Top Farmer Closing Commentary 8-19-19
Stewart-peterson Commentary - SPC - Mon Aug 19, 4:12PM CDT

CORN HIGHLIGHTS: Corn futures failed to follow through on Friday's strength as contracts were 4 to 6 cents lower. Front month Sep corn lost 6 cents to 3.65, while Dec corn lost 6-1/4 cents to 3.74-1/2. Despite today's weakness, Dec corn futures traded within Friday's trading range as prices stayed in a consolidation manner. Pressure in the grain markets overall was likely triggered by rains that moved across portions of the Corn Belt over the weekend which provided some beneficial moisture to those regions that had been lacking. While some areas still missed out, what little rainfall was received was a welcomed improvement. Demand tone stays soft in the corn market with weekly export inspections at 20.1 mil bu. This is currently running 16% behind last year's pace, as well as still short of the USDA's target as the marketing year ends at the end of the month. The market is closely watching the start of this week's Pro Farmer crop tour, which began its first lags of field samples today. Social media was active with pictures and comments of what is being seen on the tour, but early numbers haven't been established. Initial reactions are what was expected to see a high amount of variability within the corn crop in those first states was a wide range of maturities. This will be an ongoing tour that works through Wednesday with final results announced on Thursday.

SOYBEAN HIGHLIGHTS: Soybean futures were the weakness in the grain markets today as contracts were 11 to 13 cents lower. Sep beans were down 13-1/4 to 8.54, while Nov beans lost 13-1/4 cents to 8.66-1/2. Like corn, beneficial rains across some key areas of the Grain Belt were likely to trigger in the soybean market in today's trade. As prices pushed through Thursday/Friday lows, it opened the door for additional technical selling as bean futures traded to their lowest level since August 8. Demand still stays in the forefront of the bean market, while production is still up I the air overall at this stage. Weekly export inspections saw 42.6 mil bu of beans loaded for shipment, which is ahead of the USDA target and overall 20% under last year. Export numbers continue to stay as a bearish force in the bean market. While overall weather has not been supportive of price, the trend is still lower in the bean market, and with rain on the radar in August, it usually makes it difficult for beans to rally.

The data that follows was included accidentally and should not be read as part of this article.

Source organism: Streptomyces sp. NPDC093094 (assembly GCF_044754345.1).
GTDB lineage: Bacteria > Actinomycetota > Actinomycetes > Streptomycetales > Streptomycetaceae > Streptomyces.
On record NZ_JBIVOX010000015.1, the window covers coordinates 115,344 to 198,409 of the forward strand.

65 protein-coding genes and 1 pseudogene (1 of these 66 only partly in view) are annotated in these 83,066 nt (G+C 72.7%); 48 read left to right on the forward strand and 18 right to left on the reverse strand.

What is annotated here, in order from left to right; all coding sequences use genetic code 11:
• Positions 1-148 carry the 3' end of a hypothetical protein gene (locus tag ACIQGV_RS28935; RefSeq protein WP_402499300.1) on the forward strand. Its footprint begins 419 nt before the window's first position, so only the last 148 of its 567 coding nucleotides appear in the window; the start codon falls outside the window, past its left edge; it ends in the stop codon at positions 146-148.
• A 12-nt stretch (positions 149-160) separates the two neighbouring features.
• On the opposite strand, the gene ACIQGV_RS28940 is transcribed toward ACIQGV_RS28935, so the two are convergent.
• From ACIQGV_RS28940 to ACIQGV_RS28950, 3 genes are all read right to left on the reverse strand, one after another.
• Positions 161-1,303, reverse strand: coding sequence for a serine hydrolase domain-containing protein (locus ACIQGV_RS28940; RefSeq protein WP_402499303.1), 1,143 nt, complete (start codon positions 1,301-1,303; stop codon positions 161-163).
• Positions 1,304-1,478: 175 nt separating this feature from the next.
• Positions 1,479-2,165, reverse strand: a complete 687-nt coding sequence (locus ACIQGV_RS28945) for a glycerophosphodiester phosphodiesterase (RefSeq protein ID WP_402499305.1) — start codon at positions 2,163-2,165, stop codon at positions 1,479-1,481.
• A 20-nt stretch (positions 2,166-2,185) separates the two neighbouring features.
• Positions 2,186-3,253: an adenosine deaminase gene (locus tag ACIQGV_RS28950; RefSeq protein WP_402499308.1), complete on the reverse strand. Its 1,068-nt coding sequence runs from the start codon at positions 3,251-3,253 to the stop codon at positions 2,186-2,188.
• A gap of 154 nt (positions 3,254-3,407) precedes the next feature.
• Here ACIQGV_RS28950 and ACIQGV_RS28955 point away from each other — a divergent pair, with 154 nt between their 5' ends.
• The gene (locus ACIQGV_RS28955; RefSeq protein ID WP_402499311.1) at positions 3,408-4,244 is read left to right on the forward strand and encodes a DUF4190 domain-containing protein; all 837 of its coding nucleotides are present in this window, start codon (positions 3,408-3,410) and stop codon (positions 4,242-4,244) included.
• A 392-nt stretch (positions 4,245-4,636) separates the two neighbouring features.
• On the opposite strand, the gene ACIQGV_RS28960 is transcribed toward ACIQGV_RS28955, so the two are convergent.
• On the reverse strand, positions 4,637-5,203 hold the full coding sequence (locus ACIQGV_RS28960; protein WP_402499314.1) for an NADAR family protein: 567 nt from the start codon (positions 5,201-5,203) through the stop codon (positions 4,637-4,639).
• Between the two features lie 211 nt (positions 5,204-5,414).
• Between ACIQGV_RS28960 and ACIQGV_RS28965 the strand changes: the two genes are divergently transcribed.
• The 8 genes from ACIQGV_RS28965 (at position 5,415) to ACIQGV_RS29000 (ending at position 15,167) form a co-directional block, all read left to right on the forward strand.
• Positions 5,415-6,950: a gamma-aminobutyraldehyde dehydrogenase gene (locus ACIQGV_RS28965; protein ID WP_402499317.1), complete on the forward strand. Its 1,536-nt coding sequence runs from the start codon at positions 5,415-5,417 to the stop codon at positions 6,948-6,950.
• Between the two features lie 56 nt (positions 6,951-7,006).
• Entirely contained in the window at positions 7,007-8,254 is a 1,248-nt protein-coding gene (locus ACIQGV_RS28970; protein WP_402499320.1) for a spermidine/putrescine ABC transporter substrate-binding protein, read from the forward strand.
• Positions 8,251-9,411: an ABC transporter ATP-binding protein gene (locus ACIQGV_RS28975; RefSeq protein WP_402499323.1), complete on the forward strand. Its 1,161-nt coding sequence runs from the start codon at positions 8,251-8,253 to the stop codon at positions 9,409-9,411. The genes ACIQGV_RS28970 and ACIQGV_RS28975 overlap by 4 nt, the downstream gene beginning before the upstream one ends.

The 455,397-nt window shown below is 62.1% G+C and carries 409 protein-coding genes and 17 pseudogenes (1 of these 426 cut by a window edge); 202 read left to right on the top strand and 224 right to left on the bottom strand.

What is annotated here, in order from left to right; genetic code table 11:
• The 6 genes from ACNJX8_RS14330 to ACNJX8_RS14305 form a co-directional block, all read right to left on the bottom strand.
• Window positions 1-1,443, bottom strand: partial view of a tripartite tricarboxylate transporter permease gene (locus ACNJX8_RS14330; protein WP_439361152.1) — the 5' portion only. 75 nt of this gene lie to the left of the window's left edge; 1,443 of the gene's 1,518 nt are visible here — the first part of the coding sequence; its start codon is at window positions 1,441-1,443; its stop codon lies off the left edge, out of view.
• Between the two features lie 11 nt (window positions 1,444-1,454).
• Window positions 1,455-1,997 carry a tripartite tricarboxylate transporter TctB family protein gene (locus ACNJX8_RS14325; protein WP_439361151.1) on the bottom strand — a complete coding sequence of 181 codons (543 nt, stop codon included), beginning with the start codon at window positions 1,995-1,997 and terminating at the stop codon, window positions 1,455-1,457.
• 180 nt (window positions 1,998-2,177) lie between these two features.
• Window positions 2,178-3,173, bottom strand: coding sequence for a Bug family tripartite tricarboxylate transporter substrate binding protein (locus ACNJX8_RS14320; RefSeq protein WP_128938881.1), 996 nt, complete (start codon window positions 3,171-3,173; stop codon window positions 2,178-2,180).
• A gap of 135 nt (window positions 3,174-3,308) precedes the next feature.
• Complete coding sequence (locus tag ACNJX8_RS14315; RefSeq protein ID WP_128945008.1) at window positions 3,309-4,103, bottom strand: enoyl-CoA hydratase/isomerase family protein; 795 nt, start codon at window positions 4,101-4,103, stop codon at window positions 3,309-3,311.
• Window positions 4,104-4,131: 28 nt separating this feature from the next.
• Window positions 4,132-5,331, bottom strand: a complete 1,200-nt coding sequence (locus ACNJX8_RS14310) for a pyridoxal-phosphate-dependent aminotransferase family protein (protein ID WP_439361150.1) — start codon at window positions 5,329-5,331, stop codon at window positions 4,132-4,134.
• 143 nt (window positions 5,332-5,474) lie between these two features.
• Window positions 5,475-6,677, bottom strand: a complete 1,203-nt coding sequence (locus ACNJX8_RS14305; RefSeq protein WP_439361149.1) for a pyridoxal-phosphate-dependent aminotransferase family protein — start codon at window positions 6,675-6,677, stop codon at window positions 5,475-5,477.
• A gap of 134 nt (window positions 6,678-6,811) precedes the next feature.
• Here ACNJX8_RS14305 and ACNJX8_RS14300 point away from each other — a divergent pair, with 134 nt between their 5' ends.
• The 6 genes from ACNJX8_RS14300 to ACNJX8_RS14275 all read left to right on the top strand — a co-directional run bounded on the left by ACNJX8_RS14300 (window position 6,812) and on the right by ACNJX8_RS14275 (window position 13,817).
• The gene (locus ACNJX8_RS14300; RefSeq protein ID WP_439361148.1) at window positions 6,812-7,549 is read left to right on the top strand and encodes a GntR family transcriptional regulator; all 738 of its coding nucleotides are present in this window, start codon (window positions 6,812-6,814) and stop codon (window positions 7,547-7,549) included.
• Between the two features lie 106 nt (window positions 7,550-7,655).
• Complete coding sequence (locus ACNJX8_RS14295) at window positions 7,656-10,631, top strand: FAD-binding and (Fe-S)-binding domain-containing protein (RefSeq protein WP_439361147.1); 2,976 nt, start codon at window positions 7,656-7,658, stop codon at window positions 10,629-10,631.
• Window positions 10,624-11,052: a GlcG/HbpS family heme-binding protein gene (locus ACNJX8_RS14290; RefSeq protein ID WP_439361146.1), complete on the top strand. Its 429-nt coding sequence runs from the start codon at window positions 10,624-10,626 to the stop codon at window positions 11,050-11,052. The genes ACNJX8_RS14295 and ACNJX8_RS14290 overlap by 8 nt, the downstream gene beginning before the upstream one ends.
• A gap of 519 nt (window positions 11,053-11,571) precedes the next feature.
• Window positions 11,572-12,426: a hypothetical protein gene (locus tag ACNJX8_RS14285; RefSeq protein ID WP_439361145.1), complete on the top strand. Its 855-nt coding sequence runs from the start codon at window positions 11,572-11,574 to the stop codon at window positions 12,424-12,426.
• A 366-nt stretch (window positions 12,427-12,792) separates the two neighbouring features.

WHEAT HIGHLIGHTS: Wheat futures saw selling pressure s Chi contracts were 4 to 5 cents lower. Front month Chi Sep wheat was down 5-1/4 to 4.65-1/2, while Dec wheat was down 5 to 4.72-1/2. Weakness was also seen in other classes as front month Sep KC winter wheat contract was down 3 cents to 3.91-1/4, and Mpls spring wheat was down 3/4 of a cent in Sep to 5.05-1/2. Weakness in the other grain markets made it difficult for wheat futures to find much attraction today as the overall trend continues softer in the wheat market. While KC winter wheat harvest should be winding down, a ramp of spring wheat harvest, as well as European spring wheat harvest may make it difficult for prices to rally with anticipated crops. Weekly export inspections were a bright spot at 18 mil bu inspected and has this marketing year off to a good start as current shipments are running 25% year over year. Wheat futures are lacking overall fundamental news to be supportive, and may be more at the mercy of the trend in the grain markets, as well as harvest pressure here in the short term.